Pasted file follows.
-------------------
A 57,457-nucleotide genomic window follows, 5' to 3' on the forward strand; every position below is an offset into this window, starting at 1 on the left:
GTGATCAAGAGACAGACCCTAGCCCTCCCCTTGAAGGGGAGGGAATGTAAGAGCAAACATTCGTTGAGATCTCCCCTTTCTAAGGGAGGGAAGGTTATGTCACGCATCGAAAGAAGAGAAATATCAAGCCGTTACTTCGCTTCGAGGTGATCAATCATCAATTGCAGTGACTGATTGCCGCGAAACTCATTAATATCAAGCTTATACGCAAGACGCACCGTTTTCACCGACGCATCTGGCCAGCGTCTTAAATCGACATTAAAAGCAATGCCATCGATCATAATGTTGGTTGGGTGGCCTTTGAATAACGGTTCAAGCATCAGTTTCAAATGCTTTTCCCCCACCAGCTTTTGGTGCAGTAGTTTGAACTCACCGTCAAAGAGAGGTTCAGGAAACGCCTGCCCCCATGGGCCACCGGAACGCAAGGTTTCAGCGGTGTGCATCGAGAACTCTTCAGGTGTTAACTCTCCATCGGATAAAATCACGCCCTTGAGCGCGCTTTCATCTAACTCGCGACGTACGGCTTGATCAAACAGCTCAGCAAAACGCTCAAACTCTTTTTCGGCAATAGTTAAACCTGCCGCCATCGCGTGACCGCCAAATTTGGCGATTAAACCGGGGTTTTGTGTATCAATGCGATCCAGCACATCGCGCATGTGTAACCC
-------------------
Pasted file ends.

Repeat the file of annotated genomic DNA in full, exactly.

A 57,457-nucleotide genomic window follows, 5' to 3' on the forward strand; every position below is an offset into this window, starting at 1 on the left:
GTGATCAAGAGACAGACCCTAGCCCTCCCCTTGAAGGGGAGGGAATGTAAGAGCAAACATTCGTTGAGATCTCCCCTTTCTAAGGGAGGGAAGGTTATGTCACGCATCGAAAGAAGAGAAATATCAAGCCGTTACTTCGCTTCGAGGTGATCAATCATCAATTGCAGTGACTGATTGCCGCGAAACTCATTAATATCAAGCTTATACGCAAGACGCACCGTTTTCACCGACGCATCTGGCCAGCGTCTTAAATCGACATTAAAAGCAATGCCATCGATCATAATGTTGGTTGGGTGGCCTTTGAATAACGGTTCAAGCATCAGTTTCAAATGCTTTTCCCCCACCAGCTTTTGGTGCAGTAGTTTGAACTCACCGTCAAAGAGAGGTTCAGGAAACGCCTGCCCCCATGGGCCACCGGAACGCAAGGTTTCAGCGGTGTGCATCGAGAACTCTTCAGGTGTTAACTCTCCATCGGATAAAATCACGCCCTTGAGCGCGCTTTCATCTAACTCGCGACGTACGGCTTGATCAAACAGCTCAGCAAAACGCTCAAACTCTTTTTCGGCAATAGTTAAACCTGCCGCCATCGCGTGACCGCCAAATTTGGCGATTAAACCGGGGTTTTGTGTATCAATGCGATCCAGCACATCGCGCATGTGTAACCC